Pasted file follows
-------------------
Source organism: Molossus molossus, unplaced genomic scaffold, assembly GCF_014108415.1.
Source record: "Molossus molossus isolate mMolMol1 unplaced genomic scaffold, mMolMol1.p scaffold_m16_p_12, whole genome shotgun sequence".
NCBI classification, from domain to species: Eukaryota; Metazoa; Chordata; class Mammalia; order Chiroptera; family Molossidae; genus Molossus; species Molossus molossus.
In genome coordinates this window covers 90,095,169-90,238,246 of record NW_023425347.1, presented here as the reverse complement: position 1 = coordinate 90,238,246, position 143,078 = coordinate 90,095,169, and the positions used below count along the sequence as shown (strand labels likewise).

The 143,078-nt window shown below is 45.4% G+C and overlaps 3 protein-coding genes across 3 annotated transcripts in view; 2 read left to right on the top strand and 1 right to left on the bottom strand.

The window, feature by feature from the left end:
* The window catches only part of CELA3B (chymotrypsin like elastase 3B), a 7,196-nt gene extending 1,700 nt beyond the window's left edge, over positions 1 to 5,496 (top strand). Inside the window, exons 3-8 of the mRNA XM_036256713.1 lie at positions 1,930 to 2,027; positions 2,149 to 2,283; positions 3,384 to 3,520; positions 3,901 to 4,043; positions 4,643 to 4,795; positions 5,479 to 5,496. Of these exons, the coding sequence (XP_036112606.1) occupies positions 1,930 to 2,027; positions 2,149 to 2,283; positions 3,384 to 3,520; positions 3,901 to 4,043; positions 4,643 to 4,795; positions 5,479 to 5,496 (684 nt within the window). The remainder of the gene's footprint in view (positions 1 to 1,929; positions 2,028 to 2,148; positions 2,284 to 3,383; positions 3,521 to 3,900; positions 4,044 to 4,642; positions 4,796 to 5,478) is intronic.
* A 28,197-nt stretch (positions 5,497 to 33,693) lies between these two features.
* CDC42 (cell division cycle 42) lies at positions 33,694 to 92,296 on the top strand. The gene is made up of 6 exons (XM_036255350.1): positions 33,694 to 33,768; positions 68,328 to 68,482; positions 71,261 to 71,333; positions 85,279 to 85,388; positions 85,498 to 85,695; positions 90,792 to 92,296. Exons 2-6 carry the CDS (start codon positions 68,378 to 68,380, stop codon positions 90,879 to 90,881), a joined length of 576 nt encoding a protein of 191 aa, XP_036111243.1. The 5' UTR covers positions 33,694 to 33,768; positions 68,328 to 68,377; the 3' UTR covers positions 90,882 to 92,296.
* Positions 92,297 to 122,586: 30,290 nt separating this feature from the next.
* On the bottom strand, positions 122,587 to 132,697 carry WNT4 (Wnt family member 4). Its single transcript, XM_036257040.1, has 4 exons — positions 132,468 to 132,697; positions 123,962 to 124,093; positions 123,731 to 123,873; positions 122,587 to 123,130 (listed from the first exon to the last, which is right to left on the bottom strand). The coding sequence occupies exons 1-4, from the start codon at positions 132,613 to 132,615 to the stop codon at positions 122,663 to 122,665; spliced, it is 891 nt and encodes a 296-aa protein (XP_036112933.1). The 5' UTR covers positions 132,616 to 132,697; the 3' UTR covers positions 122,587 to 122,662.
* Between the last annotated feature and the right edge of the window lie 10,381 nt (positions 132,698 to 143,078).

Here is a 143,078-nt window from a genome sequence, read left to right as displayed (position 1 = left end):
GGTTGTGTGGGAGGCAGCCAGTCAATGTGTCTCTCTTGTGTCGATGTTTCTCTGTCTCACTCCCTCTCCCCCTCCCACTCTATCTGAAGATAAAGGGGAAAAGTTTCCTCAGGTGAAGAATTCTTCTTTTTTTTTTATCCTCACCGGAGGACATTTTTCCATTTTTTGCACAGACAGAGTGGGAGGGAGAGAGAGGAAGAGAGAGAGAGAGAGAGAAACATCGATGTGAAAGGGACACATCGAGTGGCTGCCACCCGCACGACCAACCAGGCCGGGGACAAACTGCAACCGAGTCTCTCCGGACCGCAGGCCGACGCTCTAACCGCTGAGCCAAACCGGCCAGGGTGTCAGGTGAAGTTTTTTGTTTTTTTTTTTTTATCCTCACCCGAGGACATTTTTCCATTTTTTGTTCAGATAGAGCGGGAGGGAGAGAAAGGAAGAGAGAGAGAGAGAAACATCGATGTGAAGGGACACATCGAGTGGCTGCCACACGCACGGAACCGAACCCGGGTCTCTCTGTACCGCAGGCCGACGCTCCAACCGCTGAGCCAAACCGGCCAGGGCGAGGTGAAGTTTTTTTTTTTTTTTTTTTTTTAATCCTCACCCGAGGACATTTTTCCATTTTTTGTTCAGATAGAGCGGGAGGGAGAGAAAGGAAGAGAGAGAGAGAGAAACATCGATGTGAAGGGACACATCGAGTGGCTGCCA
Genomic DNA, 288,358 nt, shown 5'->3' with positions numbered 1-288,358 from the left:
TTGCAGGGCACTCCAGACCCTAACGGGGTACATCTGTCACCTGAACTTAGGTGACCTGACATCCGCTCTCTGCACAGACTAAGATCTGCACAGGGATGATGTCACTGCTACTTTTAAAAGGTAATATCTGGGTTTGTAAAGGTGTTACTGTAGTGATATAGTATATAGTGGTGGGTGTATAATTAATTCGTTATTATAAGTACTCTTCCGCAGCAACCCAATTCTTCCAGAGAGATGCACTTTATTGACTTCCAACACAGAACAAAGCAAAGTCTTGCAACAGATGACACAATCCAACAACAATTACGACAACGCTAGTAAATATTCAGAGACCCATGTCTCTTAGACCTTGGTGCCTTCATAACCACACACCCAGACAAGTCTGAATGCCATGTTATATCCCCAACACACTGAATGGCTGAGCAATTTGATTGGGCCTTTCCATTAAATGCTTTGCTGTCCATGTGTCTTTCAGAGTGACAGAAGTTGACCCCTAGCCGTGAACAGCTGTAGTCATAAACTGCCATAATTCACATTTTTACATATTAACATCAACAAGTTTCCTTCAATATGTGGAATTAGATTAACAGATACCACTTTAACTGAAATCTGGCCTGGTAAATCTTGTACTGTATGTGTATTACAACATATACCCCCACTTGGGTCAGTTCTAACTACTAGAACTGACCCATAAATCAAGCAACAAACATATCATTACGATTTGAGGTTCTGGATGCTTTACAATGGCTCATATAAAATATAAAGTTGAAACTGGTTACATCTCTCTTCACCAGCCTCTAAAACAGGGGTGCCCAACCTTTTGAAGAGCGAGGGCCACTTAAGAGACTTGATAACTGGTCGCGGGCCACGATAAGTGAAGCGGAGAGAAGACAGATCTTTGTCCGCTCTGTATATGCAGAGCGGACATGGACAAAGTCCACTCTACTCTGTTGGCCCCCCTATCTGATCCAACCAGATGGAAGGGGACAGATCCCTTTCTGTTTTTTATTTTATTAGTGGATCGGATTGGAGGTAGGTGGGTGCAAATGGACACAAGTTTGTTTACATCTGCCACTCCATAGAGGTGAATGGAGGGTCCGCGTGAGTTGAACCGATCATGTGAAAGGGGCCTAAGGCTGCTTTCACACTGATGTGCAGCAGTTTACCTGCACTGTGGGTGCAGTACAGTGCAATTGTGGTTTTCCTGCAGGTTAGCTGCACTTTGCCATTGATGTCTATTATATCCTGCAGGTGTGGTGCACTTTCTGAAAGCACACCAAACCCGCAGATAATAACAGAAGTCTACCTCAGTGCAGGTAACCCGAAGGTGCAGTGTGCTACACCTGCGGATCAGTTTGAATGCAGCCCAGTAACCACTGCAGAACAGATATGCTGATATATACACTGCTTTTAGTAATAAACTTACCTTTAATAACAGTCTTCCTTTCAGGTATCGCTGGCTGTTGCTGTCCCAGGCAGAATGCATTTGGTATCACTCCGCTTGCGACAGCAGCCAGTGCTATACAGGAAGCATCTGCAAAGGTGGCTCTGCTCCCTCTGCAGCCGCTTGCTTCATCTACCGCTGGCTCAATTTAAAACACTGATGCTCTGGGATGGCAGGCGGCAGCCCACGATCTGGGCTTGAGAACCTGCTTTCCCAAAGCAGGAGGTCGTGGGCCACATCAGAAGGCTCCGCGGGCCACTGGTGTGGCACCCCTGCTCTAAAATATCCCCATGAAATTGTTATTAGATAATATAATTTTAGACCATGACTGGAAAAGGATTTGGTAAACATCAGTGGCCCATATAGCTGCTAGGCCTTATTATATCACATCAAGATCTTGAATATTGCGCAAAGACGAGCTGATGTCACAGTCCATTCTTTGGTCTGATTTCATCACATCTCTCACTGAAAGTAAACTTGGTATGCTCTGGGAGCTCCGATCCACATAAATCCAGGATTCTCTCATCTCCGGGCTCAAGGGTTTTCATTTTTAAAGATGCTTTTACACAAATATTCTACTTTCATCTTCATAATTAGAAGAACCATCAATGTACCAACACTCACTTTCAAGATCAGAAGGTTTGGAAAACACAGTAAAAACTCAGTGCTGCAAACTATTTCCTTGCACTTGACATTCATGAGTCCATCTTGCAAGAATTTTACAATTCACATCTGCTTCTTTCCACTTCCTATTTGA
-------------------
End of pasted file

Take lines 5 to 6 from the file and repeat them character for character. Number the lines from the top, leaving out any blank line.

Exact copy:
The 143,078-nt window shown below is 45.4% G+C and overlaps 3 protein-coding genes across 3 annotated transcripts in view; 2 read left to right on the top strand and 1 right to left on the bottom strand.

The window, feature by feature from the left end: